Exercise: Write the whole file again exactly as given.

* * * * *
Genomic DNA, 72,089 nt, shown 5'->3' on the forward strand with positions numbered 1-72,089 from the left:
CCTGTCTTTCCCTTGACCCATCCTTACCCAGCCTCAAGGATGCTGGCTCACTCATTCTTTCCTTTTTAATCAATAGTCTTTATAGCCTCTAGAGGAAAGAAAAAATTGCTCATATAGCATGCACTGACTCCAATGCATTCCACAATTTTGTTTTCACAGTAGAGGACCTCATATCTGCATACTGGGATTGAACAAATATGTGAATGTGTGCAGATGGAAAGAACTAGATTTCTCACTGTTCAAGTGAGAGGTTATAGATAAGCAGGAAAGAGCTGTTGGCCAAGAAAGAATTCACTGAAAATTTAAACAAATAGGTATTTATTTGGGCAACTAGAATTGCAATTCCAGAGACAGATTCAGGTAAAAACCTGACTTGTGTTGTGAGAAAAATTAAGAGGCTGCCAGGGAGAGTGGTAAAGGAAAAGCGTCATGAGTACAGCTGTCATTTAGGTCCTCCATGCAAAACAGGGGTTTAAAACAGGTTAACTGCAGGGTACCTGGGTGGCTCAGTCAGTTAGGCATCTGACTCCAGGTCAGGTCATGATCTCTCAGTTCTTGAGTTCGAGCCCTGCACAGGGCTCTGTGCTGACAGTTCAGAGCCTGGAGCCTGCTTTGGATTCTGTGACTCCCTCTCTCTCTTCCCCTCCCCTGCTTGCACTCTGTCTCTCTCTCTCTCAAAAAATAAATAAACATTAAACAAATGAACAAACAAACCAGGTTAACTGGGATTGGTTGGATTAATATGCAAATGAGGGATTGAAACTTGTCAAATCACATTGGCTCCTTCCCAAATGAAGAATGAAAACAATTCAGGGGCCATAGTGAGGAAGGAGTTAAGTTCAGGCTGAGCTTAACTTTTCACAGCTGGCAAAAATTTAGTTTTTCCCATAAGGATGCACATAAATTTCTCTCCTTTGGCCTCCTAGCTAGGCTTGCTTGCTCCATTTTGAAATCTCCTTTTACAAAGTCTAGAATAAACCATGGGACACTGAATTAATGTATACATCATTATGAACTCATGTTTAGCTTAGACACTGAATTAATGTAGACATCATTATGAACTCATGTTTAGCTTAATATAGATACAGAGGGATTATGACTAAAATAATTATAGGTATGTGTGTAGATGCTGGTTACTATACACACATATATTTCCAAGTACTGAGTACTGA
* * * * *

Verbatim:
Genomic DNA, 72,089 nt, shown 5'->3' on the forward strand with positions numbered 1-72,089 from the left:
CCTGTCTTTCCCTTGACCCATCCTTACCCAGCCTCAAGGATGCTGGCTCACTCATTCTTTCCTTTTTAATCAATAGTCTTTATAGCCTCTAGAGGAAAGAAAAAATTGCTCATATAGCATGCACTGACTCCAATGCATTCCACAATTTTGTTTTCACAGTAGAGGACCTCATATCTGCATACTGGGATTGAACAAATATGTGAATGTGTGCAGATGGAAAGAACTAGATTTCTCACTGTTCAAGTGAGAGGTTATAGATAAGCAGGAAAGAGCTGTTGGCCAAGAAAGAATTCACTGAAAATTTAAACAAATAGGTATTTATTTGGGCAACTAGAATTGCAATTCCAGAGACAGATTCAGGTAAAAACCTGACTTGTGTTGTGAGAAAAATTAAGAGGCTGCCAGGGAGAGTGGTAAAGGAAAAGCGTCATGAGTACAGCTGTCATTTAGGTCCTCCATGCAAAACAGGGGTTTAAAACAGGTTAACTGCAGGGTACCTGGGTGGCTCAGTCAGTTAGGCATCTGACTCCAGGTCAGGTCATGATCTCTCAGTTCTTGAGTTCGAGCCCTGCACAGGGCTCTGTGCTGACAGTTCAGAGCCTGGAGCCTGCTTTGGATTCTGTGACTCCCTCTCTCTCTTCCCCTCCCCTGCTTGCACTCTGTCTCTCTCTCTCTCAAAAAATAAATAAACATTAAACAAATGAACAAACAAACCAGGTTAACTGGGATTGGTTGGATTAATATGCAAATGAGGGATTGAAACTTGTCAAATCACATTGGCTCCTTCCCAAATGAAGAATGAAAACAATTCAGGGGCCATAGTGAGGAAGGAGTTAAGTTCAGGCTGAGCTTAACTTTTCACAGCTGGCAAAAATTTAGTTTTTCCCATAAGGATGCACATAAATTTCTCTCCTTTGGCCTCCTAGCTAGGCTTGCTTGCTCCATTTTGAAATCTCCTTTTACAAAGTCTAGAATAAACCATGGGACACTGAATTAATGTATACATCATTATGAACTCATGTTTAGCTTAGACACTGAATTAATGTAGACATCATTATGAACTCATGTTTAGCTTAATATAGATACAGAGGGATTATGACTAAAATAATTATAGGTATGTGTGTAGATGCTGGTTACTATACACACATATATTTCCAAGTACTGAGTACTGA